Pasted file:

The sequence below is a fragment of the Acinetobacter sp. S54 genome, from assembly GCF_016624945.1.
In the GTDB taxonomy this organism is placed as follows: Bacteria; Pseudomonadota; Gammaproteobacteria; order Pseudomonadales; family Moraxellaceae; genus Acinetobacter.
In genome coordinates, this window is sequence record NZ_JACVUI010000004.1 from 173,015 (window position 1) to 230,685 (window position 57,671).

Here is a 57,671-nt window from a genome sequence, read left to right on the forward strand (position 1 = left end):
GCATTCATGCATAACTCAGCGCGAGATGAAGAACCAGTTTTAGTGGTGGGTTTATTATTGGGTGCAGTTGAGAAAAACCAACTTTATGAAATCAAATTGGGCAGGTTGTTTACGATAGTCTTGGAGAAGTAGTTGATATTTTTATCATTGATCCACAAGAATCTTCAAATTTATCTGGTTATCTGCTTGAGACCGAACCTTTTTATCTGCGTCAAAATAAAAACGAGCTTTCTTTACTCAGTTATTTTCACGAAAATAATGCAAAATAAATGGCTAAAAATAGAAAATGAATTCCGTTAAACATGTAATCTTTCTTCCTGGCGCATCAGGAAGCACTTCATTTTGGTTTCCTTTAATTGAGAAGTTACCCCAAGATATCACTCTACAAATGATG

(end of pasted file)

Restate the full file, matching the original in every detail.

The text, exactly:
The sequence below is a fragment of the Acinetobacter sp. S54 genome, from assembly GCF_016624945.1.
In the GTDB taxonomy this organism is placed as follows: Bacteria; Pseudomonadota; Gammaproteobacteria; order Pseudomonadales; family Moraxellaceae; genus Acinetobacter.
In genome coordinates, this window is sequence record NZ_JACVUI010000004.1 from 173,015 (window position 1) to 230,685 (window position 57,671).

Here is a 57,671-nt window from a genome sequence, read left to right on the forward strand (position 1 = left end):
GCATTCATGCATAACTCAGCGCGAGATGAAGAACCAGTTTTAGTGGTGGGTTTATTATTGGGTGCAGTTGAGAAAAACCAACTTTATGAAATCAAATTGGGCAGGTTGTTTACGATAGTCTTGGAGAAGTAGTTGATATTTTTATCATTGATCCACAAGAATCTTCAAATTTATCTGGTTATCTGCTTGAGACCGAACCTTTTTATCTGCGTCAAAATAAAAACGAGCTTTCTTTACTCAGTTATTTTCACGAAAATAATGCAAAATAAATGGCTAAAAATAGAAAATGAATTCCGTTAAACATGTAATCTTTCTTCCTGGCGCATCAGGAAGCACTTCATTTTGGTTTCCTTTAATTGAGAAGTTACCCCAAGATATCACTCTACAAATGATG